Does Tim get nervous when he's unveiling a new album to the general public? Does he wonder whether people will like it? He reflects for a second and then shares, "I heard this classic thing. I think this was before Coldplay's "X & Y" album came out and Chris Martin was being interviewed about the album and he said, 'I feel like I've just called this girl up and asked her out for a date and I've had to leave a message on her answerphone. I feel like I've left a really great message. I thought it was really fun and cool. But now I'm waiting to see if she thinks so too and if she's going to call me back.' I guess I feel in that place. I do actually feel quite vulnerable and maybe insecure. That moment where you find out what people think is always difficult."

Two of the outstanding tracks on Tim's album are "Take The World", which is a "take the world but give me Jesus" kind of song. And then there's "God Of Justice". Listening to them, the two songs are quite a juxtaposition. I'm not convinced that they fit together. I share my hypothesis with Tim because there's a line of thought in black church in America to do with civil rights that said that the comfort that the black people found in God was expressed in exactly the same way. They sang and they prayed, "Give me Jesus. Everybody else can have the world." And that's exactly what has happened. The world prospered without them and they got sidelined because of that. Is there a danger in having that kind of worship song, where you subconsciously encourage people not to engage with the world?

"That's a very good question," concedes Tim. "I had a long debate with my brother about this one. Actually the sentiment of the song wasn't written as escapism - 'Well, my life's tough but I can escape in God.' Purposefully it was quite a bold statement. That 'you COULD take the world, but I'd still have you.' My sentiment would be more that; nothing in this earth could ever compare to knowing God. And even if tragedy happened upon this earth, or harm came to my family and all my possessions were taken away, that actually, God is still there. He'd still be the rock to hold on to and ultimately that would be enough. Now I'm not being flippant or trying to say, 'God, please do that. I'd be fine.' My world would fall apart. But it's that God is so incredible and so faithful that actually, despite what comes he IS enough. It is a bold line and I did seriously think about it but actually I think that sometimes, maybe even that poetic license, it gets people thinking and it challenges our thought life. I think sometimes our worship songs can be a bit predictable and safe. So I don't know. There's a bit of me that doesn't mind if it does ruffle a few feathers, and I understand that. But my sentiment was very much God is enough no matter what."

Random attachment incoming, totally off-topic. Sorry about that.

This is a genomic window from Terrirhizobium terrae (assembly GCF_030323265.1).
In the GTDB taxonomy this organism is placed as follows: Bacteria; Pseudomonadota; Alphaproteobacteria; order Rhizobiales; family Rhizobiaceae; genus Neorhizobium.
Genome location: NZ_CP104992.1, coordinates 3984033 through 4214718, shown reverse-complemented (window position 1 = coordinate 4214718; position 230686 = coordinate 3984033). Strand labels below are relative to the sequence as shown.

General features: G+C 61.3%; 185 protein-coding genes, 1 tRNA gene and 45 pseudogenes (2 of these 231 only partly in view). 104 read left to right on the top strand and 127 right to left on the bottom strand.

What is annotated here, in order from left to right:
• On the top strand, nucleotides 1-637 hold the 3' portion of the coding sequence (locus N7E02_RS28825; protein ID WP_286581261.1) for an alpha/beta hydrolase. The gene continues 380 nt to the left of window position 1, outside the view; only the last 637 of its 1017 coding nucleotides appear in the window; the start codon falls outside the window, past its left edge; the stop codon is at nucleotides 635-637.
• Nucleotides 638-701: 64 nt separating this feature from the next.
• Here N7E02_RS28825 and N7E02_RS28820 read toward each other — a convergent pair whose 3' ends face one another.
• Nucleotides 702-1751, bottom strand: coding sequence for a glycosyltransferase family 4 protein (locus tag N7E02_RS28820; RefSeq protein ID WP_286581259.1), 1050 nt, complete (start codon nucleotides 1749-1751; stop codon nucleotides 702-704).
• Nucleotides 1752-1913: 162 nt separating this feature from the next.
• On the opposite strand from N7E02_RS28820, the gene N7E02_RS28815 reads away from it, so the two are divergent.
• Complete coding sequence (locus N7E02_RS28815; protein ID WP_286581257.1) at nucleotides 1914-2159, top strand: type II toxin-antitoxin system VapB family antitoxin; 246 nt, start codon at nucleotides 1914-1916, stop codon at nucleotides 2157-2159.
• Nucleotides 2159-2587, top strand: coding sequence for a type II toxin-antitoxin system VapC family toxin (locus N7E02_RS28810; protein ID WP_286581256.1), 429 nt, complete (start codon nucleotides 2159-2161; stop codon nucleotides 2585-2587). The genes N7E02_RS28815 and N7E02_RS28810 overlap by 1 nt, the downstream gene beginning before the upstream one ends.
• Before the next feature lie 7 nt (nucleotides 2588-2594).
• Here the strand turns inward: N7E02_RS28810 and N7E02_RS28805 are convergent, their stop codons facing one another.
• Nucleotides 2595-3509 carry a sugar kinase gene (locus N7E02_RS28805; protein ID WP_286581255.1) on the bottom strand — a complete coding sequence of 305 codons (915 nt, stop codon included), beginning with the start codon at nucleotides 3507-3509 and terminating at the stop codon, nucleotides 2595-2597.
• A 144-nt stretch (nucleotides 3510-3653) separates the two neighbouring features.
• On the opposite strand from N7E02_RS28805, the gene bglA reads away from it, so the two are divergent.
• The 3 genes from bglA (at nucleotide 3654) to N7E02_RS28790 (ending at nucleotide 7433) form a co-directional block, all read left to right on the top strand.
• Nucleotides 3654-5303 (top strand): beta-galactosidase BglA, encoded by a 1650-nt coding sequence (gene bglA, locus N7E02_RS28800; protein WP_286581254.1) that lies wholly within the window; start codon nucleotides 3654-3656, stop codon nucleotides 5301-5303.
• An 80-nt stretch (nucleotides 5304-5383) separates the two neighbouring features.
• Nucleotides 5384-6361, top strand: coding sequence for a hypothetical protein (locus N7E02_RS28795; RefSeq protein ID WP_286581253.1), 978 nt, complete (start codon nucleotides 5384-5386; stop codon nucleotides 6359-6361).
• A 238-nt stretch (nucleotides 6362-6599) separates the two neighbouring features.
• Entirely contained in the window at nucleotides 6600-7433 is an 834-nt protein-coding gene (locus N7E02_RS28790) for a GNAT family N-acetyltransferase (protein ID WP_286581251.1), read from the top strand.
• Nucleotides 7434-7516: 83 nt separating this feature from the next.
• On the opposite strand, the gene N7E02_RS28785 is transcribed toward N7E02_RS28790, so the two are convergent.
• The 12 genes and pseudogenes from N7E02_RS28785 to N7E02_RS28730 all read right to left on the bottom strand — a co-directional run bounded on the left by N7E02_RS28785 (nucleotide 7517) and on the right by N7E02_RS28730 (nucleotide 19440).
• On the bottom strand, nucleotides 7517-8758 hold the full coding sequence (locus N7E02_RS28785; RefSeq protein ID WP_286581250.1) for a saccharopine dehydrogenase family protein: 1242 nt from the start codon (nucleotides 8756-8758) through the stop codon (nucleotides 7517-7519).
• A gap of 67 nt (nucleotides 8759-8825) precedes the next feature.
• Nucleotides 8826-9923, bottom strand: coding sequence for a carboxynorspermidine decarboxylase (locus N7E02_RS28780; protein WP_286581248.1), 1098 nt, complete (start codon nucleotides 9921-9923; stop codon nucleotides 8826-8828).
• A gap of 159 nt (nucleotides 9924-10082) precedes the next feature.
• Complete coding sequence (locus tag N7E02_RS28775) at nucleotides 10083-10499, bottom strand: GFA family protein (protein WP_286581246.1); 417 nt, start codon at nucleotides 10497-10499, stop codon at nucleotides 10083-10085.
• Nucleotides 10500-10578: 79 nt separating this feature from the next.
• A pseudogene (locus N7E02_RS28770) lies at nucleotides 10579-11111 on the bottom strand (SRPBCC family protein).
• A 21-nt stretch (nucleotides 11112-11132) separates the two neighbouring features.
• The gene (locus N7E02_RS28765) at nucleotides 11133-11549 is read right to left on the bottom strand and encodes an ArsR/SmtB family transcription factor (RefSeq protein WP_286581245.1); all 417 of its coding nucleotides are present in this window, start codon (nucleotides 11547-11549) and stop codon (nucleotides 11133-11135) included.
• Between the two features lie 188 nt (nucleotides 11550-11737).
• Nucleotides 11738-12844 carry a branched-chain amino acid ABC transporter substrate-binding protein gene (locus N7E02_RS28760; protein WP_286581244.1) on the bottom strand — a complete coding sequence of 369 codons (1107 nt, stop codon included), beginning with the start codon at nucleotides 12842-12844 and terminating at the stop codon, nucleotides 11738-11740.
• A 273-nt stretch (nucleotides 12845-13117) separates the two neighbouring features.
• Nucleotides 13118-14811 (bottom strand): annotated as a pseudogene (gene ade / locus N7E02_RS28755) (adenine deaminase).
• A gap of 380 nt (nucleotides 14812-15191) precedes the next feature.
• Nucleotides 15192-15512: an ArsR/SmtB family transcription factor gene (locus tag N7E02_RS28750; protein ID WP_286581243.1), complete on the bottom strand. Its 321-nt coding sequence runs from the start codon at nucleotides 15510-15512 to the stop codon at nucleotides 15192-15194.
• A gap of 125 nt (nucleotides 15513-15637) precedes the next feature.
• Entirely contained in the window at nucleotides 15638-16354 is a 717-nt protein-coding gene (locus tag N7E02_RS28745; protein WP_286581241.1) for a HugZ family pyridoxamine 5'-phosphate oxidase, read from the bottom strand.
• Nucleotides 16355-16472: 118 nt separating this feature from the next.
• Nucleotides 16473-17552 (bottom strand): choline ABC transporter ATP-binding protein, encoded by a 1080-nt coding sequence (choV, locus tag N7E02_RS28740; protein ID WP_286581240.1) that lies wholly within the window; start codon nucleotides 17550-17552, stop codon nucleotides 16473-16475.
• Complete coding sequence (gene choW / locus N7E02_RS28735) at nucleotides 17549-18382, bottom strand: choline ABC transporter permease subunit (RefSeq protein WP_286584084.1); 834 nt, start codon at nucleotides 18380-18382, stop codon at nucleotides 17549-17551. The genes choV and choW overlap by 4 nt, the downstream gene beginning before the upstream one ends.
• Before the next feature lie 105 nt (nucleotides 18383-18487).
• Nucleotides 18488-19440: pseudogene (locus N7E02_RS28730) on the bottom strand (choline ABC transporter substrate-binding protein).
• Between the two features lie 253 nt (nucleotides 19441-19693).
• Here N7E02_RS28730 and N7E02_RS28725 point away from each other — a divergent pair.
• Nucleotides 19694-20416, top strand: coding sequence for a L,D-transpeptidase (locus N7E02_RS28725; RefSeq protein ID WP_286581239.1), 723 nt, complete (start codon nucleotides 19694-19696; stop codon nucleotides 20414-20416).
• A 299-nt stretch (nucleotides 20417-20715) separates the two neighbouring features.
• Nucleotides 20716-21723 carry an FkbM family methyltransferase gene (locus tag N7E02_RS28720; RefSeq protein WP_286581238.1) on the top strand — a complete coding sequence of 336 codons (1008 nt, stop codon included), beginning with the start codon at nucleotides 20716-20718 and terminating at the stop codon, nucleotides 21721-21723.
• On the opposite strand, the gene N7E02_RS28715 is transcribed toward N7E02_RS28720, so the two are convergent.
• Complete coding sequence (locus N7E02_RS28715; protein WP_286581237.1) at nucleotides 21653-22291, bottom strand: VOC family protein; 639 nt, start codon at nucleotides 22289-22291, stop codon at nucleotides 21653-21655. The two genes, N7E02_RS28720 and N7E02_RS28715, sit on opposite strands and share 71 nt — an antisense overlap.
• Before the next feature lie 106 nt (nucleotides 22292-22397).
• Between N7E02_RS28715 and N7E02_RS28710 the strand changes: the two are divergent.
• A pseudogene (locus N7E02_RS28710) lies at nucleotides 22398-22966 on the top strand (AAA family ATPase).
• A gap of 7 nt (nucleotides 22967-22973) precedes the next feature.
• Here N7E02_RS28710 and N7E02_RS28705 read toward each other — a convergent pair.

Like Matt Redman before him, Tim took inspiration from the Fanny Crosby hymn of the same name. "It came out as a moment of worship in my room. Again the first line is, 'The world is not enough for me' - the James Bond film!" he laughs. "But again I thought it just fitted in. Sometimes when I'm worshipping, you just sing out phrases and sing out lines. It's personal worship. And then suddenly you stumble across something that you think, hey, this is really stirring my heart and might connect with others! It's kind of like, do you know what? Living in the West, I'm 29, I'm married, great job, great house. . . But you know there's times where it's like, it's still not enough. It still doesn't fill the gap. You're still left wanting more, and learning that ultimately you only find complete satisfaction and contentment in God. So it's coming from that angle."